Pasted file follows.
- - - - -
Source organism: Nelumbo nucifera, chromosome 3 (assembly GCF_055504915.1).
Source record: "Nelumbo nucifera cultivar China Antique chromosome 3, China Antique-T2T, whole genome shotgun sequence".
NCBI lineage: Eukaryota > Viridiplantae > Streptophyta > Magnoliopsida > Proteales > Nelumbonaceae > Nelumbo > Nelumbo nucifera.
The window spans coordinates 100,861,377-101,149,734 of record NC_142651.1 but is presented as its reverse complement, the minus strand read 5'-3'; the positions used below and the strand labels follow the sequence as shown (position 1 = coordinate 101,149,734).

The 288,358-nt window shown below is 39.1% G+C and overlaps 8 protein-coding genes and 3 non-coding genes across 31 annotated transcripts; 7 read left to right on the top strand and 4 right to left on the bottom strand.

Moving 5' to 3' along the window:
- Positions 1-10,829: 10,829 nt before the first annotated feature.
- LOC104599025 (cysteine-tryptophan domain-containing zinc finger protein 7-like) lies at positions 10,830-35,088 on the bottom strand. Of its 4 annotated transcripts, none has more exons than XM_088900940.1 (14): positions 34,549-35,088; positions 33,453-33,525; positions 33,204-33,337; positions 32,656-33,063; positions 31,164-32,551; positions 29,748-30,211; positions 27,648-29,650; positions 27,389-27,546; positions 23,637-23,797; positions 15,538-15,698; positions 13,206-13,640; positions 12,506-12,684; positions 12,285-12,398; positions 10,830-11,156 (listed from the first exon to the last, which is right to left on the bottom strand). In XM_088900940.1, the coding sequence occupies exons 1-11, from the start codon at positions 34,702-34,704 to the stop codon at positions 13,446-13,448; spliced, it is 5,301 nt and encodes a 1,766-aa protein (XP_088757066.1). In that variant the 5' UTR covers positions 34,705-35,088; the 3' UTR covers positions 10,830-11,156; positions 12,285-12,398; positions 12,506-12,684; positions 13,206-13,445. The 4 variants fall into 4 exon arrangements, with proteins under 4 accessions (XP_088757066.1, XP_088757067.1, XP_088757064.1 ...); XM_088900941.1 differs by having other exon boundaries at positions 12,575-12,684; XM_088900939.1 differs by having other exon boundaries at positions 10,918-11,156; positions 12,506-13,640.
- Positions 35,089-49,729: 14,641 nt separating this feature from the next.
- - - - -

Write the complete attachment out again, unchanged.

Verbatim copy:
Source organism: Nelumbo nucifera, chromosome 3 (assembly GCF_055504915.1).
Source record: "Nelumbo nucifera cultivar China Antique chromosome 3, China Antique-T2T, whole genome shotgun sequence".
NCBI lineage: Eukaryota > Viridiplantae > Streptophyta > Magnoliopsida > Proteales > Nelumbonaceae > Nelumbo > Nelumbo nucifera.
The window spans coordinates 100,861,377-101,149,734 of record NC_142651.1 but is presented as its reverse complement, the minus strand read 5'-3'; the positions used below and the strand labels follow the sequence as shown (position 1 = coordinate 101,149,734).

The 288,358-nt window shown below is 39.1% G+C and overlaps 8 protein-coding genes and 3 non-coding genes across 31 annotated transcripts; 7 read left to right on the top strand and 4 right to left on the bottom strand.

Moving 5' to 3' along the window:
- Positions 1-10,829: 10,829 nt before the first annotated feature.
- LOC104599025 (cysteine-tryptophan domain-containing zinc finger protein 7-like) lies at positions 10,830-35,088 on the bottom strand. Of its 4 annotated transcripts, none has more exons than XM_088900940.1 (14): positions 34,549-35,088; positions 33,453-33,525; positions 33,204-33,337; positions 32,656-33,063; positions 31,164-32,551; positions 29,748-30,211; positions 27,648-29,650; positions 27,389-27,546; positions 23,637-23,797; positions 15,538-15,698; positions 13,206-13,640; positions 12,506-12,684; positions 12,285-12,398; positions 10,830-11,156 (listed from the first exon to the last, which is right to left on the bottom strand). In XM_088900940.1, the coding sequence occupies exons 1-11, from the start codon at positions 34,702-34,704 to the stop codon at positions 13,446-13,448; spliced, it is 5,301 nt and encodes a 1,766-aa protein (XP_088757066.1). In that variant the 5' UTR covers positions 34,705-35,088; the 3' UTR covers positions 10,830-11,156; positions 12,285-12,398; positions 12,506-12,684; positions 13,206-13,445. The 4 variants fall into 4 exon arrangements, with proteins under 4 accessions (XP_088757066.1, XP_088757067.1, XP_088757064.1 ...); XM_088900941.1 differs by having other exon boundaries at positions 12,575-12,684; XM_088900939.1 differs by having other exon boundaries at positions 10,918-11,156; positions 12,506-13,640.
- Positions 35,089-49,729: 14,641 nt separating this feature from the next.